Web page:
Are you shocked?

[cross-posted from Lotus - Surviving a Dark Time]

Everybody, it seems, is talking about the incident at the University of Florida when a student named Andrew Meyer who was aggressively questioning speaker John Kerry was arrested and tasered.

About half of the focus has been on the student and about half on the cops with some room left over to sneer at Kerry for what more than one called "sonorously droning on" as the incident unfolded. Dealing with those in reverse order and so getting to my real concern last (wait for it), I first want to offer a mild defense of John Kerry.

There are a number of news accounts of the incident, but they tend to start at different points and so some things get lost. One is that when Meyer first went to the mike - and apparently he did push to the head of the line - he vocally complained that members of the audience did not have enough time to question Kerry, which may well have been true: After Kerry spoke for 45 minutes, there was a time of, if you will, official questions from one person, leaving the audience no more than 25 minutes for Q&A. At that point, campus police went to remove Meyer but Kerry intervened, saying he should be allowed his question. He answered a question from across the hall and then went back to Meyer.

Meyer asked three questions - why did Kerry concede the 2004 election in the face of evidence of foul electoral play (referring to Greg Palast's noteworthy book Armed Madhouse), why is there no move to impeach Bush to prevent an attack on Iran, and was Kerry in the Skull & Bones Society at Yale along with Bush - but did so at considerable length and even at that point seemed in no mood to relinquish the mike. His mike was cut off, campus police moved in on him, and the struggle began. At that point, Kerry can be heard on various videos saying "It's all right, let me answer his question."

Now, what Kerry should have done at that point is gone down off the stage, up to the cops, and said "I said it was all right!" and insist they let Meyer go - and then he should have said to Meyer that he will answer his questions but in return Meyer had to agree to surrender the mike when he, Kerry, was done.

He didn't. But he did enable the questions to be asked at all and did at least make some objection to the police action by saying that it was okay and he would answer them. He indicated later that "I believe I could have handled the situation without interruption," which at least implies he thinks the police overreacted.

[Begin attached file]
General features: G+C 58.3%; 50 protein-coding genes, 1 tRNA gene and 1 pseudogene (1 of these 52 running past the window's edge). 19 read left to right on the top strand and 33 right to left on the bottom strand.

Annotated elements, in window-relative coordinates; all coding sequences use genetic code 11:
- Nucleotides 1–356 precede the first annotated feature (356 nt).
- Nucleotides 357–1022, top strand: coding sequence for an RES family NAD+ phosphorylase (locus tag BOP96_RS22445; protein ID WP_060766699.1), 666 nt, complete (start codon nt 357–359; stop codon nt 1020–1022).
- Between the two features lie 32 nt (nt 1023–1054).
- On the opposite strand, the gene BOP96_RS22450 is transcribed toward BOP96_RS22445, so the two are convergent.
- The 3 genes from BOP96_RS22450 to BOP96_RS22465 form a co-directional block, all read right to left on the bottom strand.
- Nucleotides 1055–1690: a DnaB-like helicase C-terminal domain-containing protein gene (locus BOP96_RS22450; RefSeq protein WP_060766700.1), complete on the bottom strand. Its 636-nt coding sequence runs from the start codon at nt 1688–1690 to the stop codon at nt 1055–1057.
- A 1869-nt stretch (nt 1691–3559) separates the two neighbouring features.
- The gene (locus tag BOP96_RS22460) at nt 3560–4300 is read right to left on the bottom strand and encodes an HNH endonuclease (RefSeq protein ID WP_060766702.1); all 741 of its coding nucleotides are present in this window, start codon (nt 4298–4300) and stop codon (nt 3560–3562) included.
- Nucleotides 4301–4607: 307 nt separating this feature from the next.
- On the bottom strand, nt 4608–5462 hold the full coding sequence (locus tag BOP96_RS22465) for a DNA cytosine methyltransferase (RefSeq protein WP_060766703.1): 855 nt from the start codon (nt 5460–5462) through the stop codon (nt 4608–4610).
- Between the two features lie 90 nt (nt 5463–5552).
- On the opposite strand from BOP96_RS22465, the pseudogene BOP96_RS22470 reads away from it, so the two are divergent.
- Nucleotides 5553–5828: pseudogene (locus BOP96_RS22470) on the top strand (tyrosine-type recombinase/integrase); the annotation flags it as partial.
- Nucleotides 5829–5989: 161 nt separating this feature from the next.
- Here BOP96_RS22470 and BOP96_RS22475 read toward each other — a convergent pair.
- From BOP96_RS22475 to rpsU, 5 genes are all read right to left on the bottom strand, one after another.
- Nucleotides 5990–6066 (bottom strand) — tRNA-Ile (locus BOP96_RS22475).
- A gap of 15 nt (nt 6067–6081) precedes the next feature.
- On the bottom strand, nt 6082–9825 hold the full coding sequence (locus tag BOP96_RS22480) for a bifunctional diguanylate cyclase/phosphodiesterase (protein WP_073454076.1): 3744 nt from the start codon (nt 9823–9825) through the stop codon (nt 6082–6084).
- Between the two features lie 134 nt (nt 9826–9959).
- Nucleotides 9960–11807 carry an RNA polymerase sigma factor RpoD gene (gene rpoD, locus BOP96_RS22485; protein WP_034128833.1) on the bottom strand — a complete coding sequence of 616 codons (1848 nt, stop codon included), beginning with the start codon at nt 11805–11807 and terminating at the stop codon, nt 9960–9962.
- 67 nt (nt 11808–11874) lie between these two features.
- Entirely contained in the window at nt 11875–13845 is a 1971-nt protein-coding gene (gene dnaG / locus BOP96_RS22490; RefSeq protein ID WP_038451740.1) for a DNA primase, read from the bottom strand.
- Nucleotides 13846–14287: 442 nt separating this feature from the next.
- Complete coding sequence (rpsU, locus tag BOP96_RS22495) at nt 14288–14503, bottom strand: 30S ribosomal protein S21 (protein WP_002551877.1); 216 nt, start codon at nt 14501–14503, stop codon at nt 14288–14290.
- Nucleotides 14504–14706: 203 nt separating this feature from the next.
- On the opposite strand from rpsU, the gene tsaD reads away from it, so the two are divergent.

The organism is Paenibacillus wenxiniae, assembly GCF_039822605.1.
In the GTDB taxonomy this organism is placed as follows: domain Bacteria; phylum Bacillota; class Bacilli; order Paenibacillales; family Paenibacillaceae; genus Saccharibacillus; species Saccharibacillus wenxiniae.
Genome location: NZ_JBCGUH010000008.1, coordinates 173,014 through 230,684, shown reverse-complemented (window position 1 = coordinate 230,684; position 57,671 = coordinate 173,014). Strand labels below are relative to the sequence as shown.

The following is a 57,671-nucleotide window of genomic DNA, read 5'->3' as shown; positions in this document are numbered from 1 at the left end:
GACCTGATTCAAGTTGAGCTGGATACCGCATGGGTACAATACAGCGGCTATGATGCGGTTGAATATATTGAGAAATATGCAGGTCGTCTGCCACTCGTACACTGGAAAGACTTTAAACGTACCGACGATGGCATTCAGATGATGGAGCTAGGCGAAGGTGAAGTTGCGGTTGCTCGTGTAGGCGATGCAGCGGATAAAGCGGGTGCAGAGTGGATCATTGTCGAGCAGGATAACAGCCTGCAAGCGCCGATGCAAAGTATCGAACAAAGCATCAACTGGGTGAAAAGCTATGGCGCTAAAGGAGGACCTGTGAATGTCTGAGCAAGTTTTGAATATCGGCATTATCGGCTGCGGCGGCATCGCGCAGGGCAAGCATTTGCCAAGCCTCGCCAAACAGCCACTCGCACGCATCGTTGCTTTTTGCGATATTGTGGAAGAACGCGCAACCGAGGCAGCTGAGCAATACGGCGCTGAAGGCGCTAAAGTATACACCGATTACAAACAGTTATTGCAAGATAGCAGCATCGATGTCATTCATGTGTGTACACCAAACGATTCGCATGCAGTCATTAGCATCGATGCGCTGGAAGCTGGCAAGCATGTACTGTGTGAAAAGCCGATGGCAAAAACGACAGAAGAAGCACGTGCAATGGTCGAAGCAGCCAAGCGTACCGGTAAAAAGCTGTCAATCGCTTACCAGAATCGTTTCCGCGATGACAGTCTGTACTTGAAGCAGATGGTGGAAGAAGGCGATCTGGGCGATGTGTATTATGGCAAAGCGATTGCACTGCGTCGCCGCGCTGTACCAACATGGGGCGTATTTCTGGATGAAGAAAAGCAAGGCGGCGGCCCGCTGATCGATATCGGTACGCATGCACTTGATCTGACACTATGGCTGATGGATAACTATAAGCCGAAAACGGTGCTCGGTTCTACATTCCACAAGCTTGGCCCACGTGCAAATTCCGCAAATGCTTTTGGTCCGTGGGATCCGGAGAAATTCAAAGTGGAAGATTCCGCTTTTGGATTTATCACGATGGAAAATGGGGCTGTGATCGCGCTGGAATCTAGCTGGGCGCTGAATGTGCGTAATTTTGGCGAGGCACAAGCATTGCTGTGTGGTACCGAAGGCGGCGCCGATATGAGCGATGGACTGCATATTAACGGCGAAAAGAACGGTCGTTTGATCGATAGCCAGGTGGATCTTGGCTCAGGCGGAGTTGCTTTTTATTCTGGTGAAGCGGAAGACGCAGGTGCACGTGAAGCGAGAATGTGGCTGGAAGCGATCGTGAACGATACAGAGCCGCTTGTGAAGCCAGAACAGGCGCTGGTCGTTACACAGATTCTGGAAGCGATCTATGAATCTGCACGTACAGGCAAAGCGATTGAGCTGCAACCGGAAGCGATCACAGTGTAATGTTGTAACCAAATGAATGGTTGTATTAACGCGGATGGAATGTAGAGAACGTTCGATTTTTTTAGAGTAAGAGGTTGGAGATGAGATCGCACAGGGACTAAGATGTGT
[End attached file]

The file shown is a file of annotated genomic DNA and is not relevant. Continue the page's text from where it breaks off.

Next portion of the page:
One other thing: Some have written about Kerry "droning on" (he was actually answering the question about the 2004 election) while Meyer was "screaming in pain." Okay, but remember that the videos are taken just feet from Meyer. Kerry, who was using a sound system, can barely be heard in the background. What makes anyone think that Meyer's cries were any more noticeable or intelligible where Kerry was than Kerry's voice was where Meyer was?

Enough of that. There has also been some commentary about Meyer himself. Some of it, as Jon Swift astutely pointed out, came from conservatives denouncing the Left's suppression of free speech until it sank in that Meyer is to the left of Kerry, at which point all bets were off and all of the commentary from all sources, it seems, was intended to label him just a troublemaker who got what he deserved. Well, yes, he was an obnoxious loudmouth - the screaming for help that began when the cops tried to hustle him out of the hall, i.e., even before he was actually arrested, and the subsequent appeals to onlookers to follow the cops because otherwise they'd kill him made him look particularly boorish to me - but no, no way did he get what he deserved or deserve what he got. The police acted hastily, stepped in unnecessarily, were overly aggressive and violent, and bottom line were responsible for creating an incident where there need not have been one.

On Countdown, Rachel Maddow was asked if upon first seeing the video, she thought "overzealous campus police who went too far or loudmouthed activist looking to make trouble who was dealt with?" She answered "Yes." That's exactly my take on it, which is why my real focus, my real concern, is one one particular point:

The taser.

The damned em-effing taser.

Once again we see the police whipping out a taser like some cliché old-West gunslinger to intimidate and punish rather than to protect. There is no doubt from the multiple videos that Meyer was first threated with being, and then was, tasered for nothing more than failure to cooperate. In fact, while it's hard to be certain, this video seems to show that he was already handcuffed when he was tasered; clearly he was on his stomach with his hands behind his back. He was handcuffed and shocked despite his clear statement that if released we would leave quietly (which getting him to do was the original point, supposedly). They tasered him not because they had to but because they could.

But maybe they couldn't. According to the Ocala Star-Banner's account, University Police Department Captain Jeff Holcomb